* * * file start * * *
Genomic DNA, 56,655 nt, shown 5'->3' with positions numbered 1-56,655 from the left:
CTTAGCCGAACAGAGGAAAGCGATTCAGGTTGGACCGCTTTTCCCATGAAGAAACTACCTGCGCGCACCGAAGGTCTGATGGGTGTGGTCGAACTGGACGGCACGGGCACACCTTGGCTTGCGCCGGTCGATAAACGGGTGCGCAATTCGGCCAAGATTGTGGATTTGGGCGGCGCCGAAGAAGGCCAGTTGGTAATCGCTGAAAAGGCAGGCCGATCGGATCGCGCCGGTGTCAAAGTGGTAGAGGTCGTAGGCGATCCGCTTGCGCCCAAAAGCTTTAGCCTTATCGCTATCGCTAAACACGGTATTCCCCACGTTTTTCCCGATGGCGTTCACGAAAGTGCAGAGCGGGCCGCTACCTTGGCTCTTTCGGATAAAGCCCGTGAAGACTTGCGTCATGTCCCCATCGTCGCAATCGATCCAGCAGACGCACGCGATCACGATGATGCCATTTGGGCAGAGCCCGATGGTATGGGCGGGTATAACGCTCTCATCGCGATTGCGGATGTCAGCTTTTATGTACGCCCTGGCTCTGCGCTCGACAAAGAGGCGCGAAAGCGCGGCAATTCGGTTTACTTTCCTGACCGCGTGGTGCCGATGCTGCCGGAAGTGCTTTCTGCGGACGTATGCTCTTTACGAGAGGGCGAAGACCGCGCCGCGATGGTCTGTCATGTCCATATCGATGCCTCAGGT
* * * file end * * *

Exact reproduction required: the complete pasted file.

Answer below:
Genomic DNA, 56,655 nt, shown 5'->3' with positions numbered 1-56,655 from the left:
CTTAGCCGAACAGAGGAAAGCGATTCAGGTTGGACCGCTTTTCCCATGAAGAAACTACCTGCGCGCACCGAAGGTCTGATGGGTGTGGTCGAACTGGACGGCACGGGCACACCTTGGCTTGCGCCGGTCGATAAACGGGTGCGCAATTCGGCCAAGATTGTGGATTTGGGCGGCGCCGAAGAAGGCCAGTTGGTAATCGCTGAAAAGGCAGGCCGATCGGATCGCGCCGGTGTCAAAGTGGTAGAGGTCGTAGGCGATCCGCTTGCGCCCAAAAGCTTTAGCCTTATCGCTATCGCTAAACACGGTATTCCCCACGTTTTTCCCGATGGCGTTCACGAAAGTGCAGAGCGGGCCGCTACCTTGGCTCTTTCGGATAAAGCCCGTGAAGACTTGCGTCATGTCCCCATCGTCGCAATCGATCCAGCAGACGCACGCGATCACGATGATGCCATTTGGGCAGAGCCCGATGGTATGGGCGGGTATAACGCTCTCATCGCGATTGCGGATGTCAGCTTTTATGTACGCCCTGGCTCTGCGCTCGACAAAGAGGCGCGAAAGCGCGGCAATTCGGTTTACTTTCCTGACCGCGTGGTGCCGATGCTGCCGGAAGTGCTTTCTGCGGACGTATGCTCTTTACGAGAGGGCGAAGACCGCGCCGCGATGGTCTGTCATGTCCATATCGATGCCTCAGGT